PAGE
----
Industrial output in April grew 17.6% over the corresponding period last year, beating analysts’ estimates by a wide margin and coming close to the 20-year high of 17.7%, recorded in December 2009. The Indian economy is clearly performing above potential and there is a strong case for the Reserve Bank of India (RBI) to raise interest rates.

Incidentally, the policy rate in the country has already gone up. I am not joking. It has gone up this month by 1.5 percentage points, from 3.75% to 5.25%. How has this happened? Well, the Indian central bank has two policy rates—the repo rate, or the rate at which it injects liquidity into the financial system, and the reverse repo rate, or the rate at which it sucks out excess liquidity from the system. This means that in a liquidity-surplus situation, which had been the case since October 2008, when RBI started flooding the market with money to tackle the credit crunch in the wake of the collapse of US investment bank Lehman Brothers Holdings Inc., the reverse repo rate is the policy rate. But when liquidity becomes tight, which is the case now, the repo rate replaces the reverse repo rate as the policy rate. The repo rate at present is 5.25%.

On 7 June, the banking system borrowed Rs62,325 crore from RBI. The amount rose to Rs68,055 crore the next day. On average, the system drew around Rs60,000 crore every day from the central bank last week to tackle a sudden liquidity crunch. In contrast, in May, the banks were on average parking close to Rs33,000 crore daily at RBI’s reverse repo window. Even the normally liquidity-flush State Bank of India, the country’s largest lender, was seen borrowing from RBI’s repo window last week.

Also Read | Earlier columns by Tamal Bandyopadhyay

The policy rate has gone up and liquidity is tight, but there has not been any impact on different segments of the financial market yet. For instance, the yield on benchmark 10-year government paper continues to be around 7.6% and the overnight call money rate has not risen beyond 5.25%, the repo rate. Ideally, the price of overnight money should be between the reverse repo rate and the repo rate, but it can go beyond the upper end of the corridor if banks do not have excess bonds to give to RBI as collateral for borrowing money.

Under current norms, banks are required to invest 25% of their deposits in government bonds, known as the statutory liquidity ratio, or SLR, but most banks hold more. When many banks do not have bonds in excess of 25% and, hence, cannot raise money from RBI’s repo window, they crowd the overnight market and the cost of overnight money soars.

This is unlikely to happen now as the average SLR holdings of banks is around 27-28% but liquidity is set to tighten further. Last week, the Indian government raised Rs38,543.31 crore from the auction of broadband wireless access, or BWA, spectrum. In May, nine successful bidders for 3G spectrum had to pay Rs67,719 crore to the government for the 22 telecom circle licences on offer. Banks’ share in both BWA and 3G spectrum payouts is substantial. On top of that, there will be an outflow of Rs35,000-40,000 crore from the banking system on account of advance tax payments this month. Indian companies pay advance tax on their projected profits every quarter.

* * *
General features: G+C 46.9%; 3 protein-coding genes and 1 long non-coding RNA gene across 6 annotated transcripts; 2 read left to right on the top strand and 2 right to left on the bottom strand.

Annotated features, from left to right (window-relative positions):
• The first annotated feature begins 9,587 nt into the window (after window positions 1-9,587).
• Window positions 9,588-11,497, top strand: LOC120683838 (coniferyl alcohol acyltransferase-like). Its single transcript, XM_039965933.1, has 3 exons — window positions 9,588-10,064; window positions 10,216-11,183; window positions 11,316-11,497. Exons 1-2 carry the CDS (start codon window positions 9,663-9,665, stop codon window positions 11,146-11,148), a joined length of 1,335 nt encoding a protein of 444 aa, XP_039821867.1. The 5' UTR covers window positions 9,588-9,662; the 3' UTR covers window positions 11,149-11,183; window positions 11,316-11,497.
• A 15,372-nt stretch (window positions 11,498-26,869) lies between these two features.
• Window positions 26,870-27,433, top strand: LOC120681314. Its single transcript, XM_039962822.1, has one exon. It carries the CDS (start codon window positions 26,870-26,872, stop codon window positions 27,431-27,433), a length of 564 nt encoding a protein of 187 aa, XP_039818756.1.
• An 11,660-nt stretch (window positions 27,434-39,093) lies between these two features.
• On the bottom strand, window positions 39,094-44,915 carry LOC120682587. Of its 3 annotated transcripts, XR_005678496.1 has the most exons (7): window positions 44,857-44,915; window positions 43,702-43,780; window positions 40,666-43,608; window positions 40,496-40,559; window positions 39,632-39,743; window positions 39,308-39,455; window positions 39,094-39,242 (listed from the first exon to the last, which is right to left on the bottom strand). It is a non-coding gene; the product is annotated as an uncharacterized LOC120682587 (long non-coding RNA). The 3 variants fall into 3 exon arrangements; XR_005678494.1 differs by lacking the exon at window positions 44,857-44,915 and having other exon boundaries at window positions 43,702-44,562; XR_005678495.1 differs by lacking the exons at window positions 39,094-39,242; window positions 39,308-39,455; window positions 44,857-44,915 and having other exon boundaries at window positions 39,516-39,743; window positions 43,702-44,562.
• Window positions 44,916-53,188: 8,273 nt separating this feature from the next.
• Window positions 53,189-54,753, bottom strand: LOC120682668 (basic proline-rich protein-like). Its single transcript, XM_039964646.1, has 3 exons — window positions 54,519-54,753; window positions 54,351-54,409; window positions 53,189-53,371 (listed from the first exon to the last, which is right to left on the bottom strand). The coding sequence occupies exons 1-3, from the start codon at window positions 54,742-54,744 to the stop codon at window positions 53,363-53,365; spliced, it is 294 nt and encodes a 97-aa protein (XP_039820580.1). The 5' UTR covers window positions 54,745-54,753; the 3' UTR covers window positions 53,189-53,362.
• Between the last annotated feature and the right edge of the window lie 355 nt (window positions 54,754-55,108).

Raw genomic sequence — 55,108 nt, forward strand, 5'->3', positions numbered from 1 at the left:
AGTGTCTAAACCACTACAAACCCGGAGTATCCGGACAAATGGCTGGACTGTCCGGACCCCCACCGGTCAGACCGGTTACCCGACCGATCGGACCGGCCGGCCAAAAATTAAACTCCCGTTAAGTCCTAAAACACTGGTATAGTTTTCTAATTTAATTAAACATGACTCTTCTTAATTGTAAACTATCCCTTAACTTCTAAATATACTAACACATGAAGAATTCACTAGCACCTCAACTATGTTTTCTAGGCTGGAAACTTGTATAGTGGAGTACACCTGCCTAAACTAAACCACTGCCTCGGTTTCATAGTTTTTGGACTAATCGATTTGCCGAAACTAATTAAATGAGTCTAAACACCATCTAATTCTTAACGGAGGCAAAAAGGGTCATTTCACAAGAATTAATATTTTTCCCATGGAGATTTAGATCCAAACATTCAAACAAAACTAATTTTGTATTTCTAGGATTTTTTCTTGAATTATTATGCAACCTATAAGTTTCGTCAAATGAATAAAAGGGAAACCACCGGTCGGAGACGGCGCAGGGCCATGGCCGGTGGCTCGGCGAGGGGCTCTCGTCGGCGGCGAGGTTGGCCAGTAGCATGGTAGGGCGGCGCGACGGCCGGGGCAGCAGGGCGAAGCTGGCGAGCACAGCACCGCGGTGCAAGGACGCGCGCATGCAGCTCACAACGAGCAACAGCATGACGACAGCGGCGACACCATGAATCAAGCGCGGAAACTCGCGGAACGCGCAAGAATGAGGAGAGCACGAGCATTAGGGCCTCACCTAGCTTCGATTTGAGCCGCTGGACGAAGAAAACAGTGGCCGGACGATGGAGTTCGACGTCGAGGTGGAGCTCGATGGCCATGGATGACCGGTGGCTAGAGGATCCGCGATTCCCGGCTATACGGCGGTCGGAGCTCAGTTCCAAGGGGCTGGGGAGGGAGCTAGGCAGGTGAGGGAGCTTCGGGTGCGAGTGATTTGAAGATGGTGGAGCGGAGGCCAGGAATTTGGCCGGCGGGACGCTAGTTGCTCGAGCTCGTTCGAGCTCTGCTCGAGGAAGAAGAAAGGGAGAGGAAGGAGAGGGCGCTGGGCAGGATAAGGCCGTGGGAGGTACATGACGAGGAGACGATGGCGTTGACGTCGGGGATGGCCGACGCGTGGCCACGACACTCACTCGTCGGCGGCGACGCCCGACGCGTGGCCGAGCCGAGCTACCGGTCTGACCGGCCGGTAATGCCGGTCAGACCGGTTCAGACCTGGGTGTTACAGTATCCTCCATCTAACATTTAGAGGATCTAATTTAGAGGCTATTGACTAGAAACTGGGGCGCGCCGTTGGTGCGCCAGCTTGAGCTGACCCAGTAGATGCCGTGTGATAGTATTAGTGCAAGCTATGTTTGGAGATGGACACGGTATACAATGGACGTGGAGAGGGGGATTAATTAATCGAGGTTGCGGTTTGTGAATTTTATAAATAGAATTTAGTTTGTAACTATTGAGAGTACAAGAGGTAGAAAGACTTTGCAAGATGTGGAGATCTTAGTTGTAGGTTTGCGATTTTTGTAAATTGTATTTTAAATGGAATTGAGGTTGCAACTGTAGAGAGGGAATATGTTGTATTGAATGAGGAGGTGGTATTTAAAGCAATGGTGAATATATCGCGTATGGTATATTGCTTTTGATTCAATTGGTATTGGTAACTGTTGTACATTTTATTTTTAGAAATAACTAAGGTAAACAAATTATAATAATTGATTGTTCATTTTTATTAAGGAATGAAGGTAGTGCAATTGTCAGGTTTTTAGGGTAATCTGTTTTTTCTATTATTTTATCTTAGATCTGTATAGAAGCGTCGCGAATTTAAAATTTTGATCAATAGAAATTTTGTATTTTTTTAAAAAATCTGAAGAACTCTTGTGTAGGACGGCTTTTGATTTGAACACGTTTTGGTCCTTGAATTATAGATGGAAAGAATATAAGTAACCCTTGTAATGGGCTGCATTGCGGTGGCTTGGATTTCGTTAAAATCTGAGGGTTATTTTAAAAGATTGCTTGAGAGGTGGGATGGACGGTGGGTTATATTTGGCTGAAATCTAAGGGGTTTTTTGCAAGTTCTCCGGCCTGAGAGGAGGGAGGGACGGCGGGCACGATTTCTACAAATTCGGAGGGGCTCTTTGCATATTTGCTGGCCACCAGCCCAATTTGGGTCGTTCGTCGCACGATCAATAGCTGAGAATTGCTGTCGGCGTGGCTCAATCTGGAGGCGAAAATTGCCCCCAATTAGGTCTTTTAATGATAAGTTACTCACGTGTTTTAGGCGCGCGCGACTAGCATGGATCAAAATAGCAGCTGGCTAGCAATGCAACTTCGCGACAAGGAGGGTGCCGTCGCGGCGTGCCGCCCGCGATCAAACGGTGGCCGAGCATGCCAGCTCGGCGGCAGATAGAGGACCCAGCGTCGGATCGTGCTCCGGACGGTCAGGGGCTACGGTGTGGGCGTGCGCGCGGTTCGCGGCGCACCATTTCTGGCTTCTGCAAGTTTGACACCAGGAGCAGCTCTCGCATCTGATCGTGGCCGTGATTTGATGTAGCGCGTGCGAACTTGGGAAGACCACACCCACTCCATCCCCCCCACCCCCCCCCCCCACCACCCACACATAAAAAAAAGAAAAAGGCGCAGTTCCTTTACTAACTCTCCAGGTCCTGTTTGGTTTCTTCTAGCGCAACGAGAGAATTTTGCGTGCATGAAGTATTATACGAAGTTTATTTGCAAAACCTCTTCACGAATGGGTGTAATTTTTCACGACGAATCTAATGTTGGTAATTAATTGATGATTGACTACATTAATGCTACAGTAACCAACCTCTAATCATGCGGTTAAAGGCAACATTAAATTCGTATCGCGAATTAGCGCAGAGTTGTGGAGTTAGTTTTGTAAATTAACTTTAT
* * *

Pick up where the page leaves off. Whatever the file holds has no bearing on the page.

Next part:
The biggest challenge for RBI this month will be managing the government’s borrowing programme. The gross annual borrowing programme of the India government rose from Rs2.51 trillion in fiscal 2009 to Rs4.51 trillion in 2010 to bridge the widening fiscal deficit, but RBI did not have much of a problem in managing it as there was plenty of liquidity in the system, with not too many takers for bank credit. In 2011, the borrowing programme has risen further to Rs4.57 trillion and RBI plans to raise 63% of this in the first six months of the current fiscal. But with the sudden tightness in liquidity, the banking system may not have enough money to buy government bonds.

To complicate the situation further, the deposit mobilization in the system has been tardy this year. In the first two months, banks have raised Rs69,626 crore of deposits, almost half of what they raised in the first two months of last fiscal. The year-on-year deposit growth till May-end was 14.9%, down from 22.1% in the previous year. In absolute term, deposit accretion has been Rs5.93 trillion in the past year till May, down from Rs7.18 trillion.

The growth in bank credit, on the other hand, has been higher—Rs4.98 trillion, or 18.1%, in the past year against Rs3.74 trillion, or 15.8%. In the first two months of the current fiscal, credit offtake was still negative but only marginally, Rs1,013 crore. In the corresponding period last year, the system had seen a decline of Rs29,572 crore, or 1.1%, in the banking industry’s credit portfolio.

RBI has already indicated that it would borrow Rs22,000 crore less than what it had planned in June by postponing short-term treasury bill auctions, but there has not been any change so far in its plan to sell medium- and long-term bonds. If the liquidity situation worsens, it will have to go slow in its money-raising plan for the government. Whether the money raised through sale of 3G and BWA spectrum will help the government lower the fiscal deficit is a different story. It will depend on whether the government will implement the recommendations of the Kirit Parikh panel, decontrol petrol and diesel prices and stop subsidizing them.

Tamal Bandyopadhyay keeps a close eye on all things banking from his perch as Mint’s deputy managing editor in Mumbai. Your comments are welcome at